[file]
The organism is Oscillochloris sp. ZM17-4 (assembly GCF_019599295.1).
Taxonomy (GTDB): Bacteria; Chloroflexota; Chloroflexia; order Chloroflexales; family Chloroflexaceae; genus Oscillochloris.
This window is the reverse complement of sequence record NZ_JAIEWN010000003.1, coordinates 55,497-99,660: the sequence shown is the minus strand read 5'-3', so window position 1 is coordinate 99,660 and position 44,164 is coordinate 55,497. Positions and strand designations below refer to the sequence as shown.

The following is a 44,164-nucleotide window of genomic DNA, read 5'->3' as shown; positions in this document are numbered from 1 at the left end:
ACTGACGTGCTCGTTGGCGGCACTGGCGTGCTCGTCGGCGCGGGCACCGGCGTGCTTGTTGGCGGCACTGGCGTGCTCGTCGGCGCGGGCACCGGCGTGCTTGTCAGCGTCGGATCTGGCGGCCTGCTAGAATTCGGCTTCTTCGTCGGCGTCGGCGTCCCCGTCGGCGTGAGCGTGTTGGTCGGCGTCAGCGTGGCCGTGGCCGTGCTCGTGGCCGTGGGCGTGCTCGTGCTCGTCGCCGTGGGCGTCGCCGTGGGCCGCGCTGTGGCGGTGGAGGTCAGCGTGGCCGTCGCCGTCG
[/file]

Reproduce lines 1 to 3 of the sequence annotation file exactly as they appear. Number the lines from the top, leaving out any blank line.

The organism is Oscillochloris sp. ZM17-4 (assembly GCF_019599295.1).
Taxonomy (GTDB): Bacteria; Chloroflexota; Chloroflexia; order Chloroflexales; family Chloroflexaceae; genus Oscillochloris.
This window is the reverse complement of sequence record NZ_JAIEWN010000003.1, coordinates 55,497-99,660: the sequence shown is the minus strand read 5'-3', so window position 1 is coordinate 99,660 and position 44,164 is coordinate 55,497. Positions and strand designations below refer to the sequence as shown.